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Overloads occur frequently in football. It can often be the difference between winning and losing a game.
Learning how to make the best decisions in practising overloads is part of why they are a prominent part of the Coerver curriculum.
Lets begin with a 2v1.
Having worked on 1v1’s, players are familiar with having to take on a player. However when faced with the possibility of a 2v1, it’s important players practise situations that arise regularly in matches.
They must decide whether they dribble past an opponent or pass to their teammate. There are multiple things that are learned in this situation: movement off the ball, how far away from the defender should they pass the ball, should they do a skill move.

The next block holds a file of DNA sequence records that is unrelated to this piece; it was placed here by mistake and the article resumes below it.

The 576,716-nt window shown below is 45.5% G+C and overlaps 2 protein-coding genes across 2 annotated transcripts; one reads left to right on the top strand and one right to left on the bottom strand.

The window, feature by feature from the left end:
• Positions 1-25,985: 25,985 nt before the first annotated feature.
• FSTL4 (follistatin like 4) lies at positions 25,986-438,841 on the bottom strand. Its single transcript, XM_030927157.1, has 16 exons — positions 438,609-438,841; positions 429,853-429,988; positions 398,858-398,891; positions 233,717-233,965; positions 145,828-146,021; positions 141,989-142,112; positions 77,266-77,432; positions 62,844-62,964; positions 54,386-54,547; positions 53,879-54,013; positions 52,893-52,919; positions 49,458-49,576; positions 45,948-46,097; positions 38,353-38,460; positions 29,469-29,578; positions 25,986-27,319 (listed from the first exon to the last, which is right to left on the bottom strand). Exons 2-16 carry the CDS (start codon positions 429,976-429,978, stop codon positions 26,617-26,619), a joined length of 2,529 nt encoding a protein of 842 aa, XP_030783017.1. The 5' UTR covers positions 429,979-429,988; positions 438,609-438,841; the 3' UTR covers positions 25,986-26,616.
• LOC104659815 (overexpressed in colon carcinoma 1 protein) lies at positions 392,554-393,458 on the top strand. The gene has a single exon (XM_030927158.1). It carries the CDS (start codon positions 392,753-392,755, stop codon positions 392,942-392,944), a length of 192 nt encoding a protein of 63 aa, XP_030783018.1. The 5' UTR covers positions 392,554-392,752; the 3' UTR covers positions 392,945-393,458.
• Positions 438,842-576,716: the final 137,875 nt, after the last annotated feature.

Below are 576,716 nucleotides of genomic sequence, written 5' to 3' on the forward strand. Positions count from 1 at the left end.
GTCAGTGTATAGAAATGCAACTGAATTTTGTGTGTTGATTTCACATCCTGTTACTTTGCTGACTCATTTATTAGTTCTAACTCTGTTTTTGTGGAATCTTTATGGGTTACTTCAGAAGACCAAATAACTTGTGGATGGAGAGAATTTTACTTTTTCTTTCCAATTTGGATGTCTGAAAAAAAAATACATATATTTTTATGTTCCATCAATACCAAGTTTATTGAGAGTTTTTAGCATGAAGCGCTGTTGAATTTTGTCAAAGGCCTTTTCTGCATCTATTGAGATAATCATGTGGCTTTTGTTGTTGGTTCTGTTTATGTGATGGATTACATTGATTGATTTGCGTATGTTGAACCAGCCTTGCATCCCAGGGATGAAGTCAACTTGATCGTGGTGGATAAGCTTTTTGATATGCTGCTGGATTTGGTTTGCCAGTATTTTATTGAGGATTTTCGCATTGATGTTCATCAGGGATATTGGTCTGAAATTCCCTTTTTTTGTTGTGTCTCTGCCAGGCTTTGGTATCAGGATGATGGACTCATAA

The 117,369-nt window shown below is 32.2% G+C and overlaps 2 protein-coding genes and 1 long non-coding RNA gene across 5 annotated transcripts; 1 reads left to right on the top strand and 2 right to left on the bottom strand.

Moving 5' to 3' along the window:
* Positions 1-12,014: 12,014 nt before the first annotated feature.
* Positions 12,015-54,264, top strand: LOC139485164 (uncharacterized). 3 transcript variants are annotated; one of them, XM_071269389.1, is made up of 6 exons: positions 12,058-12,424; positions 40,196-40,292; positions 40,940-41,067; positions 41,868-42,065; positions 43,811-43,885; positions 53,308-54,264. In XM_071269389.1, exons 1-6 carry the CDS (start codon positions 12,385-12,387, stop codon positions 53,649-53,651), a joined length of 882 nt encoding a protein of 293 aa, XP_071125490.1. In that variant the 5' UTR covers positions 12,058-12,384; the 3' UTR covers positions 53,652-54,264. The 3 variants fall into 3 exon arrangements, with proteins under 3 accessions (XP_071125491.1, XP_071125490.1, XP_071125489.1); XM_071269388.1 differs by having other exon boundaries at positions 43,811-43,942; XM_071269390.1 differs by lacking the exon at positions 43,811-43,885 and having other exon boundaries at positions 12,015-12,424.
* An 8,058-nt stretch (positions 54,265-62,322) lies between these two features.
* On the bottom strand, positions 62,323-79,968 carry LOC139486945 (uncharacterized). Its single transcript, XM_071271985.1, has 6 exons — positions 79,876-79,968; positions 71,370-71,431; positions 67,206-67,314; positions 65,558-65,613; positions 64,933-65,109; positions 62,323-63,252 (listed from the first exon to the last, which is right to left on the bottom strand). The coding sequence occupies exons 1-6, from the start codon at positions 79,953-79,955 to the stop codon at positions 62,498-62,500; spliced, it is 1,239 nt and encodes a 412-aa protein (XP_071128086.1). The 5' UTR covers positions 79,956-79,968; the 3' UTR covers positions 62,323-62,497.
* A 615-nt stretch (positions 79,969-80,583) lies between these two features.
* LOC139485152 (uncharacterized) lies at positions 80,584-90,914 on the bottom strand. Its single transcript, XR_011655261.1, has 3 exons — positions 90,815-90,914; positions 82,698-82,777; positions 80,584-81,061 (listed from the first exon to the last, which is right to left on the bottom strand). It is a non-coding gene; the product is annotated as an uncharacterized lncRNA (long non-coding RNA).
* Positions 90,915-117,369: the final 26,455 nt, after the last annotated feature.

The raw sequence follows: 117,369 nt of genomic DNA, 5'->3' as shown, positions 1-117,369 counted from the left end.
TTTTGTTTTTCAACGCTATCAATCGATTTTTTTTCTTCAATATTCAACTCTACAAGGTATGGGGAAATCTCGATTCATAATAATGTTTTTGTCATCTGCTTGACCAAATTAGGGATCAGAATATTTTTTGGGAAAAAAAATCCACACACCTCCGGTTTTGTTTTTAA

Like the 2v1, but it is merely a progression. It adds more chaos and confusion to the mix.
Yet it is the way of advancing the players learning by looking at another type of match situation by seeing if a group can take a 3v2, and make it into a 3v1, or a 2v1.
Similarly working on overloads where it’s already a 2v1 or a 3v2, the challenge progresses to, are the players capable of creating an overload.
Being able to create an overload is very important when it comes to attacking. So while we work our way through movements and individual techniques it’s important to be able to tie it together at the end. The players must be able to recognise how to create a situation, once again working on their decision making.
This can be worked on through the use of small sided games.